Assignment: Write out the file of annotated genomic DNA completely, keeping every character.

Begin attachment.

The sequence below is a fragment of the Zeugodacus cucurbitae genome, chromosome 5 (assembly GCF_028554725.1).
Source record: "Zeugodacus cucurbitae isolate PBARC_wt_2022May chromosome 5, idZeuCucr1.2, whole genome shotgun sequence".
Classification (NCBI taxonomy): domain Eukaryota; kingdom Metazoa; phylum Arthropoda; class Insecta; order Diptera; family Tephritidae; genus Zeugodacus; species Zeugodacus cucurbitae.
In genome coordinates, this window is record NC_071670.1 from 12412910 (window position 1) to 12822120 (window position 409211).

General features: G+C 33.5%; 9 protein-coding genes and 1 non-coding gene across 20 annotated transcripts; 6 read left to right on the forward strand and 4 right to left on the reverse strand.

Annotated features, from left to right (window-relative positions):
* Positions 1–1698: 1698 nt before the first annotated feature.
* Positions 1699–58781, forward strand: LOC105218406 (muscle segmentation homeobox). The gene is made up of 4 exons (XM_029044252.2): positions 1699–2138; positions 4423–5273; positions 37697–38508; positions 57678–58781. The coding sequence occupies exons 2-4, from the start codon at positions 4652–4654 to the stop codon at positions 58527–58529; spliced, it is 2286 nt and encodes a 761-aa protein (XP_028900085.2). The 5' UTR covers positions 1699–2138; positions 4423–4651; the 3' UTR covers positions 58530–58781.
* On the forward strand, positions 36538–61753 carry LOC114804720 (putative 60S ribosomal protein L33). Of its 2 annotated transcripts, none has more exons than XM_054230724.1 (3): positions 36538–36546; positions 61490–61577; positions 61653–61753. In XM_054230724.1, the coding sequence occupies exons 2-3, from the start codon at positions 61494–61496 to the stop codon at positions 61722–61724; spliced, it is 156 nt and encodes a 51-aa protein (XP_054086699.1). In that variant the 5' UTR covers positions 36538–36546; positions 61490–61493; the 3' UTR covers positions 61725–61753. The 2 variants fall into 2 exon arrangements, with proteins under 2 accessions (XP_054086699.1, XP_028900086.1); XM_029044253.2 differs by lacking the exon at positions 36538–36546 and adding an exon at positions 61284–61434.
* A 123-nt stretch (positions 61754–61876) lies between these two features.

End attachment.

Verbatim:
The sequence below is a fragment of the Zeugodacus cucurbitae genome, chromosome 5 (assembly GCF_028554725.1).
Source record: "Zeugodacus cucurbitae isolate PBARC_wt_2022May chromosome 5, idZeuCucr1.2, whole genome shotgun sequence".
Classification (NCBI taxonomy): domain Eukaryota; kingdom Metazoa; phylum Arthropoda; class Insecta; order Diptera; family Tephritidae; genus Zeugodacus; species Zeugodacus cucurbitae.
In genome coordinates, this window is record NC_071670.1 from 12412910 (window position 1) to 12822120 (window position 409211).

General features: G+C 33.5%; 9 protein-coding genes and 1 non-coding gene across 20 annotated transcripts; 6 read left to right on the forward strand and 4 right to left on the reverse strand.

Annotated features, from left to right (window-relative positions):
* Positions 1–1698: 1698 nt before the first annotated feature.
* Positions 1699–58781, forward strand: LOC105218406 (muscle segmentation homeobox). The gene is made up of 4 exons (XM_029044252.2): positions 1699–2138; positions 4423–5273; positions 37697–38508; positions 57678–58781. The coding sequence occupies exons 2-4, from the start codon at positions 4652–4654 to the stop codon at positions 58527–58529; spliced, it is 2286 nt and encodes a 761-aa protein (XP_028900085.2). The 5' UTR covers positions 1699–2138; positions 4423–4651; the 3' UTR covers positions 58530–58781.
* On the forward strand, positions 36538–61753 carry LOC114804720 (putative 60S ribosomal protein L33). Of its 2 annotated transcripts, none has more exons than XM_054230724.1 (3): positions 36538–36546; positions 61490–61577; positions 61653–61753. In XM_054230724.1, the coding sequence occupies exons 2-3, from the start codon at positions 61494–61496 to the stop codon at positions 61722–61724; spliced, it is 156 nt and encodes a 51-aa protein (XP_054086699.1). In that variant the 5' UTR covers positions 36538–36546; positions 61490–61493; the 3' UTR covers positions 61725–61753. The 2 variants fall into 2 exon arrangements, with proteins under 2 accessions (XP_054086699.1, XP_028900086.1); XM_029044253.2 differs by lacking the exon at positions 36538–36546 and adding an exon at positions 61284–61434.
* A 123-nt stretch (positions 61754–61876) lies between these two features.